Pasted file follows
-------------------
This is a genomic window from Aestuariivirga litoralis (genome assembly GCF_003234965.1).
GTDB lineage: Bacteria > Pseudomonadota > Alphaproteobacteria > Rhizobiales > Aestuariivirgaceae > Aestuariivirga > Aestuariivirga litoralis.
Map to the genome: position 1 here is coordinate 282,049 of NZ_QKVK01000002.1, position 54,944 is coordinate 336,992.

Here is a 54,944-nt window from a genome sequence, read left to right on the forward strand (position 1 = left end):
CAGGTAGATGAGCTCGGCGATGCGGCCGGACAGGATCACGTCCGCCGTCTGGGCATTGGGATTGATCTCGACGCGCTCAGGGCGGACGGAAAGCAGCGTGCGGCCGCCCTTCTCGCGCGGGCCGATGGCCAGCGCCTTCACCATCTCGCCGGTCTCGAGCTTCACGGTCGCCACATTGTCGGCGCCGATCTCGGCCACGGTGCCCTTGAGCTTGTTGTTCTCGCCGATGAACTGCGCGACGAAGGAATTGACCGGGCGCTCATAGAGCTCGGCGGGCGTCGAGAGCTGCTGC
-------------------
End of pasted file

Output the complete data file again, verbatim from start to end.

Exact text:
This is a genomic window from Aestuariivirga litoralis (genome assembly GCF_003234965.1).
GTDB lineage: Bacteria > Pseudomonadota > Alphaproteobacteria > Rhizobiales > Aestuariivirgaceae > Aestuariivirga > Aestuariivirga litoralis.
Map to the genome: position 1 here is coordinate 282,049 of NZ_QKVK01000002.1, position 54,944 is coordinate 336,992.

Here is a 54,944-nt window from a genome sequence, read left to right on the forward strand (position 1 = left end):
CAGGTAGATGAGCTCGGCGATGCGGCCGGACAGGATCACGTCCGCCGTCTGGGCATTGGGATTGATCTCGACGCGCTCAGGGCGGACGGAAAGCAGCGTGCGGCCGCCCTTCTCGCGCGGGCCGATGGCCAGCGCCTTCACCATCTCGCCGGTCTCGAGCTTCACGGTCGCCACATTGTCGGCGCCGATCTCGGCCACGGTGCCCTTGAGCTTGTTGTTCTCGCCGATGAACTGCGCGACGAAGGAATTGACCGGGCGCTCATAGAGCTCGGCGGGCGTCGAGAGCTGCTGC